Wednesday, April 7, 2010

Of Cowboys and Kestrels

                Of Cowboys and Kestrals : Keeping up the spirit of Johnston

                     Perhaps it was the quote from Charlie Russel(a “cowboy artist) on his reasons for painting the vanishing Old West, ”You might lose a sweetheart but you will never forget her”. This was to describe a series of classes for children on “cowboy art”, and it was fun to present the mysteries of smoke signals, the gold rush, infinite possibilities and the freedom of exploring on horseback unknown territories. Several of my old classmates from Johnston  responded to this post, but it brought out the humanitarian in Bion Howard. Perhaps it is the “cowboy “ in him- who could ever forget the stories in the dorms of adventures on the trail accompanied by the guitar and songs of Stan Richardson. Even today, Bion embraces that energy- blazing trains with his motorcycle .
                        Last month, I taught a series of classes that was sponsored by Bion in the Waukegan elementary schools on birds(through the Visiting Artist Program). Experiential in every way, we brought in a scruffy lot of taxidermied birds lent by Volo Bog: a kestral, woodcock, duck, cardinal, finch and a pheasant.
                        “Are those real? Are they alive?” They stimulated curiosity. I challenged the kids to use their intuitive knowledge- betting them that each kid in the class could name a different kind of bird- and sure enough they did. I also said “bet you Ican just draw a c couple of shapes and you can guess what bird this is- and yes! A circle over an oval becomes an owl, an “s” line is either a swan or a flamingo, a swooping “v” is of course an eagle- - -(all those years of gesture drawing come to mind. Use your eyes not what you think, observe) and from there we went into observation- the keen eyes, sharp beak and claws of the kestral makes him a bird of prey, the rounded beaks and webbed feet surely belong to a water bird, and we guessed from just observation what the finch and cardinal ate and where they live. . .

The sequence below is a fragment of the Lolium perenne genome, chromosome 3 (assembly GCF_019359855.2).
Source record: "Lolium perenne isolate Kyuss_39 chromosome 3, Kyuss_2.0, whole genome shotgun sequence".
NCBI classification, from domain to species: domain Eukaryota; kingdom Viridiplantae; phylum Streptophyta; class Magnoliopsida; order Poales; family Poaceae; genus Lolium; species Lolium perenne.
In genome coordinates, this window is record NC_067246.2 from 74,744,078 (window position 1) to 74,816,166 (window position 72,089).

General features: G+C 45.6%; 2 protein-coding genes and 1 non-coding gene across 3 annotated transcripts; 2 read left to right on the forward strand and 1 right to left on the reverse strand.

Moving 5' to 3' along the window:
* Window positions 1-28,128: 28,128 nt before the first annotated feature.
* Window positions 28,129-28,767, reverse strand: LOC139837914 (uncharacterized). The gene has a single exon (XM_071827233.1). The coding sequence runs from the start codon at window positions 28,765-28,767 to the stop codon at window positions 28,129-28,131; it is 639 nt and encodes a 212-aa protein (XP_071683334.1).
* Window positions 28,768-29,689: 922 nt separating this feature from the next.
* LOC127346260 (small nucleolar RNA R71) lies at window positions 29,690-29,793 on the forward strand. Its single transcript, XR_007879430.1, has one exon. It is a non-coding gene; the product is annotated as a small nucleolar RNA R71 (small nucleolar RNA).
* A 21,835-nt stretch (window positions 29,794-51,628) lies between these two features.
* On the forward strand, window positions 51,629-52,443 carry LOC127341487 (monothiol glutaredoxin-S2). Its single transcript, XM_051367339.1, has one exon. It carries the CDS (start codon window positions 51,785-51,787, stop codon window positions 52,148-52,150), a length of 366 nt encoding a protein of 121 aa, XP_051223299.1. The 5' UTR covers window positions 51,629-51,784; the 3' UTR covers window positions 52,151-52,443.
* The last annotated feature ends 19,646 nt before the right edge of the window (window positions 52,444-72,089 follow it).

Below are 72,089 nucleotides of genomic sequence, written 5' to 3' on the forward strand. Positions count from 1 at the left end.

Half the kids in the class watch “animal Planet” after school, and we all observed all the birds we were seeing and hearing – the hint of the spring to come.
                        This kind of interdisciplinary art/nature class reaches children in so many ways, even those who are not academically savvy. Observation, relating to the environment, learning drawing skills from gesture (this is key with 4th and 5th graders who developmentally often lose confidence in art skills because of the ability or inability
to draw well realistically. It is important to emphasize the spirit, and the gesture-- -as a background for which to build). It is also an opportunity to reinforce the importance of preserving the natural world around us, because if we failto protect it, it may disappear.
                        The kids and I thank you Bion for your support, and because of this opportunity we have inspired other opportunities to come.



billypaintbrush said...


Just wanted to drop you a word of thanks.

Was in Kansas recently, working and painting. A group of artists that don't use acrylics asked me to demonstrate. For that, I did what I had seen you and Patti B do. One change I made was to use finished works to present products.

It was a huge success and preparation gave me a reason to try new materials. I can confirm that the inkjet process works.

Thank you

Colleen said...

Hi Sandie,

I'm trying to send you an email but it keeps bouncing. I need a correct address so you know where to go at What's Blooming! Looking forward to seeing you & your wonderful pieces again.